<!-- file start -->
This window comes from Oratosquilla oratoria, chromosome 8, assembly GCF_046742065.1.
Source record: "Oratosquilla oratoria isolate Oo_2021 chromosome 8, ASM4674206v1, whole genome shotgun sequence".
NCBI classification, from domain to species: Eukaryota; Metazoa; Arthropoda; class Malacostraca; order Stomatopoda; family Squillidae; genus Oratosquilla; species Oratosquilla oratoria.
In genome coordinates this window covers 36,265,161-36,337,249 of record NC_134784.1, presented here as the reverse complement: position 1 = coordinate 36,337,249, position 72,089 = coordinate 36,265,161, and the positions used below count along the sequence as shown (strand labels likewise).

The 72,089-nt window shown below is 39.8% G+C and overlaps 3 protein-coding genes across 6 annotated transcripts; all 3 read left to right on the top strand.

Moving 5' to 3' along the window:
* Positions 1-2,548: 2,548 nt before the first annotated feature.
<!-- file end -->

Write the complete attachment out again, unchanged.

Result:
This window comes from Oratosquilla oratoria, chromosome 8, assembly GCF_046742065.1.
Source record: "Oratosquilla oratoria isolate Oo_2021 chromosome 8, ASM4674206v1, whole genome shotgun sequence".
NCBI classification, from domain to species: Eukaryota; Metazoa; Arthropoda; class Malacostraca; order Stomatopoda; family Squillidae; genus Oratosquilla; species Oratosquilla oratoria.
In genome coordinates this window covers 36,265,161-36,337,249 of record NC_134784.1, presented here as the reverse complement: position 1 = coordinate 36,337,249, position 72,089 = coordinate 36,265,161, and the positions used below count along the sequence as shown (strand labels likewise).

The 72,089-nt window shown below is 39.8% G+C and overlaps 3 protein-coding genes across 6 annotated transcripts; all 3 read left to right on the top strand.

Moving 5' to 3' along the window:
* Positions 1-2,548: 2,548 nt before the first annotated feature.